May we continue to seek whatever epiphany the Lord is offering! May we make it a habit to spend time with the Lord in order to learn to recognize His presence more clearly! May we allow Jesus to open our eyes, to augment our perception of the reality of His love! May we learn to see the presence of God in the beauty of creation, and especially in the heart of a friend! May the Lord help us to overcome the temptation to be defeated by suffering and the effects of sin, that we might become stronger in our faith and perseverance in times of trouble! And may we see with the eyes of Jesus, expanding our reach outward to others in mercy and love! Let us continue to meet in the Heart of Jesus! Peace!
©Michele L. Catanese
Notes: Next post, February 25.
A sad irony is that O’Keeffe’s eyesight failed later in her life. Perhaps the loss enhanced her deep valuing of the gift of seeing. The opening quote is found at https://www.brainyquote.com/quotes/georgia_okeeffe_134583
For more on Georgia O’Keeffe go to: https://www.okeeffemuseum.org/about-georgia-okeeffe/
* See my last two blog entries to understand what I mean here. You can find them in the Archives located in the right margin of this page.
** This post was inspired by the Feast of Our Lady of Lourdes which is celebrated on February 11. For more on Our Lady of Lourdes, go to https://marypages.com/lourdes-(frankrijk)/
1. This is a painting by Georgia O'Keeffe called Pansy. It made sense to pick one of her paintings of a flower for the first image. And (full disclosure) my favorite flower is the pansy, so there was no way I was going to lead with anything else! But know that she has many magnificent paintings of landscapes and other subjects, too. You can find more by doing a Google search for Georgia O'Keeffe and then clicking on images on the top of the page.
2. I took this photo while in Ireland a number of years ago. It was taken on the west coast. I chose it because when one is at the seacoast, there is so much to see that glorifies God.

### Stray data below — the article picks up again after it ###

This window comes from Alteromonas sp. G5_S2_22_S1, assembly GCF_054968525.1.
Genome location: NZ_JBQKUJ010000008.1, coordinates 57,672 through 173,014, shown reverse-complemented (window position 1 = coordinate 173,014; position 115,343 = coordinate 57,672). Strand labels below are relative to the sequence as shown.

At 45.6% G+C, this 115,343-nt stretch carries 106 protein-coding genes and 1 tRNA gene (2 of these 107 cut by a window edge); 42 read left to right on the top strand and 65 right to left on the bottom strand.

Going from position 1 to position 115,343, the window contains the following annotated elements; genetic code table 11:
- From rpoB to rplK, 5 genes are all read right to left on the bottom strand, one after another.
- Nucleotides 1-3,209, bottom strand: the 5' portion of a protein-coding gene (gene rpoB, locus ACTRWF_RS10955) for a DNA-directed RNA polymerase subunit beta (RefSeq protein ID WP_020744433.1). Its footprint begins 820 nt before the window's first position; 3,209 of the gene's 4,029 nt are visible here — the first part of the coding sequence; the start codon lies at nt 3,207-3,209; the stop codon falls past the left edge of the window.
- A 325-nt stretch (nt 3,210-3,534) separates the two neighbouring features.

3. This is a painting by James Tissot called The Transfiguration. (1886-96) I chose this particular depiction of the Transfiguration because it captures the apostles as overwhelmed by what they were experiencing. It underscores the idea that it takes time for more complete understanding, whether what we see is 'big' or is something which at first seems not to be extraordinary at all. You can find a bit more at https://www.brooklynmuseum.org/opencollection/objects/4516
4. I took this photo when on pilgrimage at Lourdes, in France. This is the grotto: the statue was placed at the spot where St. Bernadette saw the Virgin Mary.
5. Another of my photos, taken in Rockport, Texas: this bird was in a wooded area which is part of a wildlife preserve. I chose this because of the detail one can see in this close up. I had to be very still to get the photo.
6. The Starry Night is one of Vincent van Gogh's most famous paintings. (1889) I chose this to be in keeping with the theme of the Epiphany. First, the magi followed a star, so symbolically this connects. But I also think that truly seeing stars is something we rarely afford ourselves. It is an easy pleasure to partake in, weather permitting. Go look at some stars! To aid in my last statement, check this out: https://www.youtube.com/watch?v=mA54NBtPKdI&fbclid=IwAR2iSjl3kGrt-Sz2E8mxSROimP11jnj5jcnC8YT_vPfr_5ZIFTQjX9PP2r0www.youtube.com/watch?v=mA54NBtPKdI&fbclid=IwAR2iSjl3kGrt-Sz2E8mxSROimP11jnj5jcnC8YT_vPfr_5ZIFTQjX9PP2r0
Heartfelt thanks to a friend, Joe OHaire, for sharing this video with me and then encouraging me to share it in this piece.
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